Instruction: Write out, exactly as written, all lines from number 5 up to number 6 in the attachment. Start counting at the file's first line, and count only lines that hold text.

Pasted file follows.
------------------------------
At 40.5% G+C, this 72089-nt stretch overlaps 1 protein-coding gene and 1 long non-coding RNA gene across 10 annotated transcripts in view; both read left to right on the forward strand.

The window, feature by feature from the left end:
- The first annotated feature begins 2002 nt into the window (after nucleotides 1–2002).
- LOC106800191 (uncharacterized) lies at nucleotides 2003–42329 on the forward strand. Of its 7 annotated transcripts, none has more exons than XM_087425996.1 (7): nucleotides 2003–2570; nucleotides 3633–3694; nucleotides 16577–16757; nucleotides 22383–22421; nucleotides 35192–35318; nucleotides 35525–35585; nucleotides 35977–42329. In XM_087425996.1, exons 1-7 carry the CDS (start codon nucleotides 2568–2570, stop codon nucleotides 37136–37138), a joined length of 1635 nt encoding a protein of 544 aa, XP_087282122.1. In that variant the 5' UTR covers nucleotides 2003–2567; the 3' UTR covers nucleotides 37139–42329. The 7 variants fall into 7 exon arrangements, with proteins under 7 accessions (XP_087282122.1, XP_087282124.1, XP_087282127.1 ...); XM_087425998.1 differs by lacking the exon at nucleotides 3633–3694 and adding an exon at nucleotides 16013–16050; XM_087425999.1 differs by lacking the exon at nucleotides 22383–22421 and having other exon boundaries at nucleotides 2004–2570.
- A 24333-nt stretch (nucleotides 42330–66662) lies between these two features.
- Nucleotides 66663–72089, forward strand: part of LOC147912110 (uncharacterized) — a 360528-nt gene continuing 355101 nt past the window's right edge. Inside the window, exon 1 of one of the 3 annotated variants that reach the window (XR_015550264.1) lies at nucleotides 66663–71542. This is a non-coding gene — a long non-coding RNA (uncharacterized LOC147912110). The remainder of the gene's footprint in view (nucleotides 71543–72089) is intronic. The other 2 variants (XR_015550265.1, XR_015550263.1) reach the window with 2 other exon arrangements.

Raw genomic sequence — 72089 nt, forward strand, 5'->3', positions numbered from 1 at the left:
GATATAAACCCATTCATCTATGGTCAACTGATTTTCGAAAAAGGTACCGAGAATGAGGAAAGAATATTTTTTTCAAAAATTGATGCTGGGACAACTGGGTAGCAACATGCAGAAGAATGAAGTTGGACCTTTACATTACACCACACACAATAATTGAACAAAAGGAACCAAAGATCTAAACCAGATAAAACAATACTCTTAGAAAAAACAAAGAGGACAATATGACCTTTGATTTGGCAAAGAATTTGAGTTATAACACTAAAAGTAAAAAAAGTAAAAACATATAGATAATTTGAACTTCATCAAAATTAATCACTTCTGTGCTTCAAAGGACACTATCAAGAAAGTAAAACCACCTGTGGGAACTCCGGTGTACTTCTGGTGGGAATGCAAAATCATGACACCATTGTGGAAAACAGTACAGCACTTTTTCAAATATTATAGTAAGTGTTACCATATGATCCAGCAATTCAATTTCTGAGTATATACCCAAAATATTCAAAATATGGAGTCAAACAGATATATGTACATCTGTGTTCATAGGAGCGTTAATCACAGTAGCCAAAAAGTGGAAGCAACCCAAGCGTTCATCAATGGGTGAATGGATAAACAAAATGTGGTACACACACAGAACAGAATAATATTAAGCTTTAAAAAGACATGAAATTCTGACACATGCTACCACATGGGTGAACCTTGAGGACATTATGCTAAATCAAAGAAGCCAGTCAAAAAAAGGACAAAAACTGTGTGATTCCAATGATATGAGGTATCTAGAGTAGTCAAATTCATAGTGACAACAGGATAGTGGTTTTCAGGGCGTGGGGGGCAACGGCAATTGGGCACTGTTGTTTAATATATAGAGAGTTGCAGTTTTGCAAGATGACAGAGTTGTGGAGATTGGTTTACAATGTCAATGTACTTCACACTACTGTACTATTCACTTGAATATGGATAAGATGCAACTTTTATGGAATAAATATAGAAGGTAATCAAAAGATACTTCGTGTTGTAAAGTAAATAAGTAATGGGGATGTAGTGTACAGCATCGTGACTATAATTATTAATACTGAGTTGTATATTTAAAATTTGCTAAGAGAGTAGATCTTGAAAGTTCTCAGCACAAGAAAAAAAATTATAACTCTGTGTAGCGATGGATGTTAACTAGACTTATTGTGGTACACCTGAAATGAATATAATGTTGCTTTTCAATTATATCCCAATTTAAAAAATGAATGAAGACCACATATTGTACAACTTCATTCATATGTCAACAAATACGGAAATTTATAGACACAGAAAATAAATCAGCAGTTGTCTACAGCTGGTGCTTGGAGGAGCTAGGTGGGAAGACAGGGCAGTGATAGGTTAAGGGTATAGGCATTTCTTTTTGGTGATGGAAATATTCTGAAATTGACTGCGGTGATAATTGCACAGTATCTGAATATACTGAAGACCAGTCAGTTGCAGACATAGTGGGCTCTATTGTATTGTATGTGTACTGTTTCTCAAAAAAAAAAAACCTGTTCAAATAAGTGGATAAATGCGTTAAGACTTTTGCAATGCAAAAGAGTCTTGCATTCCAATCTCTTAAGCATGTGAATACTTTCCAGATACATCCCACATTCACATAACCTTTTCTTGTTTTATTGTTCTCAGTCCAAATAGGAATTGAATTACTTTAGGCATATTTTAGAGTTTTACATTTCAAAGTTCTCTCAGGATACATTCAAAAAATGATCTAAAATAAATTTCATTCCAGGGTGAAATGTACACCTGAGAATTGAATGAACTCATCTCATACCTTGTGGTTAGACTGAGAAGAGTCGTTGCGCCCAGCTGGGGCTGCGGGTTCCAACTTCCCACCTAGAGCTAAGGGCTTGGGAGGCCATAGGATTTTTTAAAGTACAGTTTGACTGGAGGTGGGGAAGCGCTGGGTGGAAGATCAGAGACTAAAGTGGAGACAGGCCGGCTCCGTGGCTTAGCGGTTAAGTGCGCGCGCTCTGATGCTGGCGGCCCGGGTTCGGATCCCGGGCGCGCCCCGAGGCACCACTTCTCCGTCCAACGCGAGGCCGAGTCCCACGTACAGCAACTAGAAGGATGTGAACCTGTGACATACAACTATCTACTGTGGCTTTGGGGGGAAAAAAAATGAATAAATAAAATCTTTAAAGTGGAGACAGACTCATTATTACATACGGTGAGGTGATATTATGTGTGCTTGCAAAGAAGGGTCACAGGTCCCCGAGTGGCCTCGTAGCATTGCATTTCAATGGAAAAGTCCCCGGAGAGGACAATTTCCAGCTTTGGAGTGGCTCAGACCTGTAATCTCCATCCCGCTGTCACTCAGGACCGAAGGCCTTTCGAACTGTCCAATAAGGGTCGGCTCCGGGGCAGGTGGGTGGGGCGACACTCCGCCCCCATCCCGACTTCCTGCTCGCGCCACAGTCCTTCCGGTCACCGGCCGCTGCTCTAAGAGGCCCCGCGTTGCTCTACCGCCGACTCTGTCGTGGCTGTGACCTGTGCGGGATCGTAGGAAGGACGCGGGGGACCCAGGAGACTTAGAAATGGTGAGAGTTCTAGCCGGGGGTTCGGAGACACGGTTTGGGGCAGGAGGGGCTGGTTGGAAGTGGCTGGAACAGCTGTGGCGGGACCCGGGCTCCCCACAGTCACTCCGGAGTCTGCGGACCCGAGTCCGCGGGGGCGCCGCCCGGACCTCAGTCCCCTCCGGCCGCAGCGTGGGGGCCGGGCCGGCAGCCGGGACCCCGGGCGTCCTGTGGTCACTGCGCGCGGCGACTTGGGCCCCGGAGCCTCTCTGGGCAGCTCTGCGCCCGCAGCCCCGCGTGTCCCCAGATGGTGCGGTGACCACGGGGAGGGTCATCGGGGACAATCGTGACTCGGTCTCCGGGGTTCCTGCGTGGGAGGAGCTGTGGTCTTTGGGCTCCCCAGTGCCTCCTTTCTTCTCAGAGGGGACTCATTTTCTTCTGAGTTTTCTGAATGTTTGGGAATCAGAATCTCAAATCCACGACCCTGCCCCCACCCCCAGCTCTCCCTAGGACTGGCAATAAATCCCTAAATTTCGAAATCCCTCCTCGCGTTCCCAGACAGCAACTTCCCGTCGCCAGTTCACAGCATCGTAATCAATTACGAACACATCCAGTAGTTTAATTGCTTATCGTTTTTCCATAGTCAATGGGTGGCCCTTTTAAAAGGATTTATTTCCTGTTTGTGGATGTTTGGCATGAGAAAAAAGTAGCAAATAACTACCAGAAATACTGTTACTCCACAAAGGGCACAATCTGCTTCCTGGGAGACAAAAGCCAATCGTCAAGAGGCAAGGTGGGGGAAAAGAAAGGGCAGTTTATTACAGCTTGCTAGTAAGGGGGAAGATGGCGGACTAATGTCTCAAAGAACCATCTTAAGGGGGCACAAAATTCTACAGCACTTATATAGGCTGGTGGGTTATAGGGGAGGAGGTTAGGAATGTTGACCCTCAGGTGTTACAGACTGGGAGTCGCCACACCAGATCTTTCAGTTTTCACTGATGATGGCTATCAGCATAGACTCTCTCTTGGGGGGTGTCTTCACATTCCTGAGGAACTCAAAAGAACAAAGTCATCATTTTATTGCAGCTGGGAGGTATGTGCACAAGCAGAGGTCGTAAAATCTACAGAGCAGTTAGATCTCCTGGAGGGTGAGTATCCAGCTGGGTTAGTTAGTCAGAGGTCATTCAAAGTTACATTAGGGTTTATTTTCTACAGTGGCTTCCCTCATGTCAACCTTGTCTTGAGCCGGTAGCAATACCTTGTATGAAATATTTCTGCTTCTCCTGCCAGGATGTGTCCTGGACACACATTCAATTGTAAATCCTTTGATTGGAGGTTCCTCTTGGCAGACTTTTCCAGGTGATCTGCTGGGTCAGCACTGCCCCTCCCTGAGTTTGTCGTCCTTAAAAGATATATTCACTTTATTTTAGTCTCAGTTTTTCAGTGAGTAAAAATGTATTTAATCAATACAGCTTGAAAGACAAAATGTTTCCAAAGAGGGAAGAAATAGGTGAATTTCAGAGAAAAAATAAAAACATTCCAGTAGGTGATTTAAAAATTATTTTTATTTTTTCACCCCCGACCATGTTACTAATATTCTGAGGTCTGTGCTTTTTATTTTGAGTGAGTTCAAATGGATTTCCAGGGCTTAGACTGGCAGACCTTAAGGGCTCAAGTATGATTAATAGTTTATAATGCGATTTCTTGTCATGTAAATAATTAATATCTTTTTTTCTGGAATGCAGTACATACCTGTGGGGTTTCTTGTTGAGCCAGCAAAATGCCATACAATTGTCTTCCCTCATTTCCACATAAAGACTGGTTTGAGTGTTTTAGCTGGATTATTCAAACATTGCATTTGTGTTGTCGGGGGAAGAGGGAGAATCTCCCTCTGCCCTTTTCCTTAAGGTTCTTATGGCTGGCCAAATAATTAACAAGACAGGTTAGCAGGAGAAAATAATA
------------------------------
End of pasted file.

- A 24333-nt stretch (nucleotides 42330–66662) lies between these two features.
- Nucleotides 66663–72089, forward strand: part of LOC147912110 (uncharacterized) — a 360528-nt gene continuing 355101 nt past the window's right edge. Inside the window, exon 1 of one of the 3 annotated variants that reach the window (XR_015550264.1) lies at nucleotides 66663–71542. This is a non-coding gene — a long non-coding RNA (uncharacterized LOC147912110). The remainder of the gene's footprint in view (nucleotides 71543–72089) is intronic. The other 2 variants (XR_015550265.1, XR_015550263.1) reach the window with 2 other exon arrangements.